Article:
Format

Send to

Choose Destination
Sci Transl Med. 2018 Aug 1;10(452). pii: eaan3508. doi: 10.1126/scitranslmed.aan3508.

Epigenetic immune cell counting in human blood samples for immunodiagnostics.

Author information

1
Ivana Türbachova Laboratory for Epigenetics, Epiontis GmbH, Precision for Medicine Group, 12489 Berlin, Germany.
2
Institute of Virology, Faculty of Medicine, University Leipzig, 04009 Leipzig, Germany.
3
Armauer Hansen Research Institute, 1005 Addis Ababa, Ethiopia.
4
Institute of Clinical Immunology, Faculty of Medicine, University Leipzig, 04009 Leipzig, Germany.
5
Center for Chronic Immunodeficiency and Department of Pediatric and Adolescent Medicine, Division of Pediatric Hematology and Oncology, Faculty of Medicine, University of Freiburg, 79110 Freiburg, Germany.
6
Institute of Biomaterial Science, Helmholtz-Zentrum Geesthacht, 14513 Teltow, Germany.
7
Berlin-Brandenburg Center for Regenerative Therapies, 13353 Berlin, Germany.
8
Division of Neonatal and Developmental Medicine, Department of Pediatrics, Stanford University School of Medicine, Stanford, CA 94305, USA.
9
Marienhospital Herne, Medizinische Klinik I, Universität Bochum, 44625 Herne, Germany.
10
Charité Universitätsmedizin Berlin, 13353 Berlin, Germany.
11
Division of Stem Cell Transplantation and Regenerative Medicine, Department of Pediatrics, Stanford School of Medicine, Stanford, CA 94305, USA.
12
Deutsches Rheuma-Forschungszentrum, an Institute of the Leibniz Association, Immune Monitoring Core Facility, 10117 Berlin, Germany.
13
ImmunoDeficiencyCenter Leipzig, Municipal Hospital St. Georg Leipzig, 04129 Leipzig, Germany. sven.olek@epiontis.com stephan.borte@idcl.de.
14
Division of Clinical Immunology, Department of Laboratory Medicine, Karolinska University Hospital Huddinge at Karolinska Institutet, 14186 Stockholm, Sweden.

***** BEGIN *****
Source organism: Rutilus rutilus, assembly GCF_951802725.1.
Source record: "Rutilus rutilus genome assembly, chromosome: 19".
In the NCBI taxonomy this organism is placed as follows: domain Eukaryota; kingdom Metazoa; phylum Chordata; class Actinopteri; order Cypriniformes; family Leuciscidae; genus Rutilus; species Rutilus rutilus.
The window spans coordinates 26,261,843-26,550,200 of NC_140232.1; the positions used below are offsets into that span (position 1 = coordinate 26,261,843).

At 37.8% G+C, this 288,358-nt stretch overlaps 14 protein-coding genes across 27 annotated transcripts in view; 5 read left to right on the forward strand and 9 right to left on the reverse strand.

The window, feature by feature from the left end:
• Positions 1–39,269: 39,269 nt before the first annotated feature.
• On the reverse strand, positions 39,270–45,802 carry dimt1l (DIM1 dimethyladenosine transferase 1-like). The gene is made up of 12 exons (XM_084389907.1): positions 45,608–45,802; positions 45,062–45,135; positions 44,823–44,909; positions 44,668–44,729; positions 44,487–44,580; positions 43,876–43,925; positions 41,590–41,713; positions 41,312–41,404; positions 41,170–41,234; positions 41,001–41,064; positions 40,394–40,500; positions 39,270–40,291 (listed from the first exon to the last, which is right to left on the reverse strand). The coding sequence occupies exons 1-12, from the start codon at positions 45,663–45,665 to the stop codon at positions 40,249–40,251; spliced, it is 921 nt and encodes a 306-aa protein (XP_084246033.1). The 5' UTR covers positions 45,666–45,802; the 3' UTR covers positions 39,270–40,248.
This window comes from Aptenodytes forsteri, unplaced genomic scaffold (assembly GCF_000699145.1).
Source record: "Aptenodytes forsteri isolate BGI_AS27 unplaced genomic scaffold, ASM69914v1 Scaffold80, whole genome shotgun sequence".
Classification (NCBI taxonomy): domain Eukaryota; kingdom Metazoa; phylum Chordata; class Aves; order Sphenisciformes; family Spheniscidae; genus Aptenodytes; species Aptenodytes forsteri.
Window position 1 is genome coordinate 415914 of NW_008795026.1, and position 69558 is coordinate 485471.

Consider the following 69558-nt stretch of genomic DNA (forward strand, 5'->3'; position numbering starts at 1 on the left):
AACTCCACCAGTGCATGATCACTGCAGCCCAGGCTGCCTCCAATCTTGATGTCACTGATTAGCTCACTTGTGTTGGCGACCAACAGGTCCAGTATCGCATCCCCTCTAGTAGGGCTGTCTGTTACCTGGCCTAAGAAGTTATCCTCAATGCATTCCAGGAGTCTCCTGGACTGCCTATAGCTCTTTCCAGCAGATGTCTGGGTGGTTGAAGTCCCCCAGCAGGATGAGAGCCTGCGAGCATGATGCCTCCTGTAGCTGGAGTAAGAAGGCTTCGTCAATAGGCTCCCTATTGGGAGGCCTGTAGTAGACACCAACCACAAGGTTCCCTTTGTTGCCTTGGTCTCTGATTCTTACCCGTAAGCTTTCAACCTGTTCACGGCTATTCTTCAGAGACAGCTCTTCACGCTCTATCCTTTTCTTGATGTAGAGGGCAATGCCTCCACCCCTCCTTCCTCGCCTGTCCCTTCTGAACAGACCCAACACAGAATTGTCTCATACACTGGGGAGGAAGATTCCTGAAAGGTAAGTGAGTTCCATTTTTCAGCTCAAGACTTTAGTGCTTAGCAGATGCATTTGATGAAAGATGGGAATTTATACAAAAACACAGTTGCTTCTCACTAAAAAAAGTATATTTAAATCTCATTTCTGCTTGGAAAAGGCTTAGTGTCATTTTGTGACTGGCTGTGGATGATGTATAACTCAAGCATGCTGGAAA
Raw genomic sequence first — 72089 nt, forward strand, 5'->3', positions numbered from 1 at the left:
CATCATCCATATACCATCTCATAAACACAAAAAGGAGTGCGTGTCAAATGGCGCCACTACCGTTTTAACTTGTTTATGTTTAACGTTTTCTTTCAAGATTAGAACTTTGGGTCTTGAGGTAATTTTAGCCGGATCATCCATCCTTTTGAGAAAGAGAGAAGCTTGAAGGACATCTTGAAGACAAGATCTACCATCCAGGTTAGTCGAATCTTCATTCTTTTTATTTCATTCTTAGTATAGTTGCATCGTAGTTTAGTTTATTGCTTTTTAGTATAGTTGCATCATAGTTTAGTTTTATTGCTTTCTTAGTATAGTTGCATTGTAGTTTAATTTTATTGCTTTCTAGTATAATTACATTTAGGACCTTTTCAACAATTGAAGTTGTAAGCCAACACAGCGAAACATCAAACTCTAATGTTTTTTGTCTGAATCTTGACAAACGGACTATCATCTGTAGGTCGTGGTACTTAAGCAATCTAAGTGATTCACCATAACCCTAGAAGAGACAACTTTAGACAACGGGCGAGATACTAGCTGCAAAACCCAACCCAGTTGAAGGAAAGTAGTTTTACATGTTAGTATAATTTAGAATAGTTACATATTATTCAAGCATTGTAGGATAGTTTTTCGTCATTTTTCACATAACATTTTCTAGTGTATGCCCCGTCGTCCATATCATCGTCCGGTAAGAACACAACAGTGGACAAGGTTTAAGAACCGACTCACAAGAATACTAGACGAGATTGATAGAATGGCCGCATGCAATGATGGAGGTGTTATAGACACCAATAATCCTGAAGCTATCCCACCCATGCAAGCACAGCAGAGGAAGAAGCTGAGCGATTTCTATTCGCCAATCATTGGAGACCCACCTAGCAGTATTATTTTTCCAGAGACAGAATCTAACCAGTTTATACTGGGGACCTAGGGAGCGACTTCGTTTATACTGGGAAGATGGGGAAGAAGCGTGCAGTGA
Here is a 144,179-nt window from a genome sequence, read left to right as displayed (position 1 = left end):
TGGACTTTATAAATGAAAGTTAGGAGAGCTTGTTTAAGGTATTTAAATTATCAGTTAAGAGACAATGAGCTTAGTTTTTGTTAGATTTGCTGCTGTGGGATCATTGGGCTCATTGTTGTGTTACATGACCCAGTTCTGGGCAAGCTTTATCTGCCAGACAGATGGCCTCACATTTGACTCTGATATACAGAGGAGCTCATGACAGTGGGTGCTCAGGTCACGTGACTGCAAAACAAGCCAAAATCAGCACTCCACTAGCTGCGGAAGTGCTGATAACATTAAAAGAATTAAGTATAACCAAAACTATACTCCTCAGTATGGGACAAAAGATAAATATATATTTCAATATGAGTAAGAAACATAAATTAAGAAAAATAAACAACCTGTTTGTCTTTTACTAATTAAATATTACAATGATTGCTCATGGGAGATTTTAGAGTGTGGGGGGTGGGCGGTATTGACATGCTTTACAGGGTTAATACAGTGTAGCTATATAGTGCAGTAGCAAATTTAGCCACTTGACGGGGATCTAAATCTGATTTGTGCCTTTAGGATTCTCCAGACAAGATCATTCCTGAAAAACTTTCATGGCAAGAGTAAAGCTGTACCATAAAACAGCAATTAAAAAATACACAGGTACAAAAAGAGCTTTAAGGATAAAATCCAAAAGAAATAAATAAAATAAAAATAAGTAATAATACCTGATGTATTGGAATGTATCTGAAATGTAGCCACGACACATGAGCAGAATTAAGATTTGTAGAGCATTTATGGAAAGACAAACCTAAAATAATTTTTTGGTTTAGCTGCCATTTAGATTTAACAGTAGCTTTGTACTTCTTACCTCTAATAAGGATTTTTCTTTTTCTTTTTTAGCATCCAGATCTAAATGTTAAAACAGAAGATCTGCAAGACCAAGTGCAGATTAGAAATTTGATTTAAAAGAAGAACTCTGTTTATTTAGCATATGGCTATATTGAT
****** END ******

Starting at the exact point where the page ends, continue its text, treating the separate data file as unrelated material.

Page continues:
15
Ivana Türbachova Laboratory for Epigenetics, Epiontis GmbH, Precision for Medicine Group, 12489 Berlin, Germany. sven.olek@epiontis.com stephan.borte@idcl.de.

Abstract

Immune cell profiles provide valuable diagnostic information for hematologic and immunologic diseases. Although it is the most widely applied analytical approach, flow cytometry is limited to liquid blood. Moreover, either analysis must be performed with fresh samples or cell integrity needs to be guaranteed during storage and transport. We developed epigenetic real-time quantitative polymerase chain reaction (qPCR) assays for analysis of human leukocyte subpopulations. After method establishment, whole blood from 25 healthy donors and 97 HIV+ patients as well as dried spots from 250 healthy newborns and 24 newborns with primary immunodeficiencies were analyzed. Concordance between flow cytometric and epigenetic data for neutrophils and B, natural killer, CD3+ T, CD8+ T, CD4+ T, and FOXP3+ regulatory T cells was evaluated, demonstrating substantial equivalence between epigenetic qPCR analysis and flow cytometry. Epigenetic qPCR achieves both relative and absolute quantifications. Applied to dried blood spots, epigenetic immune cell quantification was shown to identify newborns suffering from various primary immunodeficiencies. Using epigenetic qPCR not only provides a precise means for immune cell counting in fresh-frozen blood but also extends applicability to dried blood spots. This method could expand the ability for screening immune defects and facilitates diagnostics of unobservantly collected samples, for example, in underdeveloped areas, where logistics are major barriers to screening.

Supplemental Content

Full text links

Icon for HighWire
Loading ...
Support Center